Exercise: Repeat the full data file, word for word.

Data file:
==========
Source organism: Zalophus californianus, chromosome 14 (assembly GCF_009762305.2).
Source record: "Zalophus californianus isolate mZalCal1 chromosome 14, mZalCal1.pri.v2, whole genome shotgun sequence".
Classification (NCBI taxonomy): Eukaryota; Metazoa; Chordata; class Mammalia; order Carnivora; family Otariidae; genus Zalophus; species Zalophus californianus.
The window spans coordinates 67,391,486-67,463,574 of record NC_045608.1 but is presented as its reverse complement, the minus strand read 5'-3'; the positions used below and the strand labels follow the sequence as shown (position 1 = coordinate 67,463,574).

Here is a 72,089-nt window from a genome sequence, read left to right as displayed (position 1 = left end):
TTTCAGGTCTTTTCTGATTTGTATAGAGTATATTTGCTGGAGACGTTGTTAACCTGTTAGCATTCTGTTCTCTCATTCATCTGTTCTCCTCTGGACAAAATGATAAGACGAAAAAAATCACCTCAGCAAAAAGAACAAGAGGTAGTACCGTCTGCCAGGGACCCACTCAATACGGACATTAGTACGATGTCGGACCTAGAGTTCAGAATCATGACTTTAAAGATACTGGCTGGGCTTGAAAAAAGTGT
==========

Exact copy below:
Source organism: Zalophus californianus, chromosome 14 (assembly GCF_009762305.2).
Source record: "Zalophus californianus isolate mZalCal1 chromosome 14, mZalCal1.pri.v2, whole genome shotgun sequence".
Classification (NCBI taxonomy): Eukaryota; Metazoa; Chordata; class Mammalia; order Carnivora; family Otariidae; genus Zalophus; species Zalophus californianus.
The window spans coordinates 67,391,486-67,463,574 of record NC_045608.1 but is presented as its reverse complement, the minus strand read 5'-3'; the positions used below and the strand labels follow the sequence as shown (position 1 = coordinate 67,463,574).

Here is a 72,089-nt window from a genome sequence, read left to right as displayed (position 1 = left end):
TTTCAGGTCTTTTCTGATTTGTATAGAGTATATTTGCTGGAGACGTTGTTAACCTGTTAGCATTCTGTTCTCTCATTCATCTGTTCTCCTCTGGACAAAATGATAAGACGAAAAAAATCACCTCAGCAAAAAGAACAAGAGGTAGTACCGTCTGCCAGGGACCCACTCAATACGGACATTAGTACGATGTCGGACCTAGAGTTCAGAATCATGACTTTAAAGATACTGGCTGGGCTTGAAAAAAGTGT